Losing gracefully still an Olympic sport
RIO DE JANEIRO (AP):
In a world in turmoil, one thing never changes: the Olympic sport of losing gracefully.
With a crisp, assured landing of his final somersault off the parallel bars, Oleg Verniaiev bumped Danell Leyva out of the gold-medal spot. Did the American curse? Turn his back? Roll his eyes in disgust? No. He firmly shook the Ukrainian's chalk-covered hand, flashed a broad smile and embraced him.
"He didn't take anything away from me," Leyva said. "He deserved that medal more than anything."
With a hand on her shoulder and the words "Get up, get up, we have to finish this," Abbey D'Agostino persuaded Nikki Hamblin not to quit when they tripped over each other and hit the deck hard in qualifying of the women's 5,000 metres.
An American and a New Zealander, perfect strangers, turning personal disaster into a triumph of Olympic goodwill.
"Isn't that just so amazing?" Hamblin said. "I'm never going to forget that moment. When someone asks me what happened in Rio in 20 years' time, that's my story."
When troubled people seethe with hatred, gunning each other down in Rio de Janeiro's favelas, stabbing fellow passengers on European trains and ploughing through families on the seafront in Nice, France, with a 19-ton truck, it is genuinely comforting that 11,400 athletes from 205 nations could still come together for two weeks of Olympic competition and treat each other with such respect.
They went at each other hammer and tongs in swimsuits, leotards and running shorts on fields of play but mostly been the picture of grace once done with competing.
BOUND UP WITH HATRED
In the 1940s, author George Orwell scathingly wrote that "Serious sport has nothing to do with fair play. It is bound up with hatred, jealousy, boastfulness, disregard of all rules and sadistic pleasure in witnessing violence: in other words it is war minus the shooting."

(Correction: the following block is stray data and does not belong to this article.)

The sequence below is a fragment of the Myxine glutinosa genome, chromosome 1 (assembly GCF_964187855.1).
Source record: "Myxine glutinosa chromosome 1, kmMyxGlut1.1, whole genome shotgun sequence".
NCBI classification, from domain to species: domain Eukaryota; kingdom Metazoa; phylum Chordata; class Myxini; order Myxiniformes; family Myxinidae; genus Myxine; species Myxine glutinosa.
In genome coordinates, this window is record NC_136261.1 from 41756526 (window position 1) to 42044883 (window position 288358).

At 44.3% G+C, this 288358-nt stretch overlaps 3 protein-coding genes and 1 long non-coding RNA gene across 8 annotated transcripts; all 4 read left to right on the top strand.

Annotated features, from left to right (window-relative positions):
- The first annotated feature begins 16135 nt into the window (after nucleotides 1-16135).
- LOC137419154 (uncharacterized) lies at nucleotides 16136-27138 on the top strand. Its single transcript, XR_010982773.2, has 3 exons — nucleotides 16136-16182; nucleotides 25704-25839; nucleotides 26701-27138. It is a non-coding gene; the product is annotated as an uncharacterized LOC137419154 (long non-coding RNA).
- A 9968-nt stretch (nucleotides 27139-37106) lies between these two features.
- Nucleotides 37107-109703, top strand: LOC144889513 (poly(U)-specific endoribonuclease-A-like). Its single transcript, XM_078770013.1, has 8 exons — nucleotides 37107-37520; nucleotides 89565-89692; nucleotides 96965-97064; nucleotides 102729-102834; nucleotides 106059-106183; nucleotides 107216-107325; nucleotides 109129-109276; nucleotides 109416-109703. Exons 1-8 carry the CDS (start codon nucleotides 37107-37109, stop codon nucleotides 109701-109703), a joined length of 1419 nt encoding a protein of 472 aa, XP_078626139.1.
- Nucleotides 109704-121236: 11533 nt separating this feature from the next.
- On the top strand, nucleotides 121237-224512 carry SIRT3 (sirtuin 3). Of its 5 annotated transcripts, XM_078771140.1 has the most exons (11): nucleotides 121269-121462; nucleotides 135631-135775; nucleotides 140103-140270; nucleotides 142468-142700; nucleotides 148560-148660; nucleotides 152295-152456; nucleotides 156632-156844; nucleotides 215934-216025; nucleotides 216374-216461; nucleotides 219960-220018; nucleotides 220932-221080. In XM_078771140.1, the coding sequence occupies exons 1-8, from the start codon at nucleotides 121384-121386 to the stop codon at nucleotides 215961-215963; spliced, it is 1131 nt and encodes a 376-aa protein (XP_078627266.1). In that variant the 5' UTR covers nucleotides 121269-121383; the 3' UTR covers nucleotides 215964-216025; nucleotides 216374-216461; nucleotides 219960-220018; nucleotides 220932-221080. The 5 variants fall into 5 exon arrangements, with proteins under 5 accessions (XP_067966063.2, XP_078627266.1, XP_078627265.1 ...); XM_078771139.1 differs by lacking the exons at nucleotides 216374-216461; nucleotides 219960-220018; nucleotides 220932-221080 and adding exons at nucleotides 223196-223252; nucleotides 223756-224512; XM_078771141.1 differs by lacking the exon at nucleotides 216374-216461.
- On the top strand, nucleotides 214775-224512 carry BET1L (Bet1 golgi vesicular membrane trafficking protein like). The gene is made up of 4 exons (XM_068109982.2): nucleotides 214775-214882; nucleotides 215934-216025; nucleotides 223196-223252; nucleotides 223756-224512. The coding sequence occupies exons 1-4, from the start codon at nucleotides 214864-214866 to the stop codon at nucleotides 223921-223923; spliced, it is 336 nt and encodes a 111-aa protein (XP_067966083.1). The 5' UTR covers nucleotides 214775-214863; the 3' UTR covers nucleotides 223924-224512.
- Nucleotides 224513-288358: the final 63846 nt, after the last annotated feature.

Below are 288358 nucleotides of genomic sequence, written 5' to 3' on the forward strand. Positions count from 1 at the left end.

Hearing British gymnast Amy Tinkler gush about the "honour" and "privilege" of competing against American Simone Biles surely would have tempered Orwell's opinion. Tinkler's score of 14.933 on the floor was good for gold until Biles bested that with a 15.966.
Afterwards, Tinkler still made a point of seeking out the now four-time gold medallist to give her a hug. And she applauded when Aly Raisman posted 15.500 to bump Tinkler from silver to bronze.
Just 16 and yet already oozing class seen too rarely from other athletes away from the Games, most notably in professional soccer, who could do themselves some favours by following her example.
Here, from Tinkler, common decency that would have to be extracted with forceps from the likes of Cristiano Ronaldo or Manchester United's new coach, Jose Mourinho.
"I would have been happy whatever the result was," she said. "All the gymnasts here are incredible and you have got to respect that. They have all worked just as hard as me to get to this place."
In such fine company, sore losers stand out more than they would outside of the feel-good Olympic bubble. United States goalkeeper Hope Solo labelling opponents a "bunch of cowards" would have made waves in any context.
But the insult, aimed at Sweden after a penalty shoot-out loss that put the top-ranked US team out of the medals in women's soccer for the first time, felt especially jarring at the Olympics.
Equally sour was French pole vaulter Renaud Lavillenie's reaction to heckling from a partisan crowd rooting for Brazilian Thiago Braz da Silva, who won gold.
The crowd did not, as he said, "spit on" him, but did boo vociferously. Hardly a new phenomenon in sports or one unique to Brazil. Orwell wrote 70 years ago of spectators who "try to influence the game by cheering their own side and 'rattling' opposing players with boos and insults".
By likening the atmosphere in Rio's Olympic Stadium to Adolf Hitler's propaganda games in Berlin in 1936, Lavillenie showed poor taste and a poor grasp of history.
The world record holder later apologised for that "big mistake". He was booed again, cruelly this time, when collecting his silver medal the next day, causing him to weep on the podium.
Topping the table of foul behaviour are Egyptian judo athlete Islam El Shehaby, sent home after he refused to shake the hand of Israeli Or Sasson, and Irish boxer Michael Conlan.
Conlan may have a valid point about puzzling judging decisions at the Games, but the bronze medallist from the 2012 London Games didn't deliver it with his tirades of bad language and obscene gestures after losing to Russia's Vladimir Nikitin.
Perhaps it's too much to ask that everyone embrace the Olympic spirit. But enough athletes did so to keep that noble idea alive.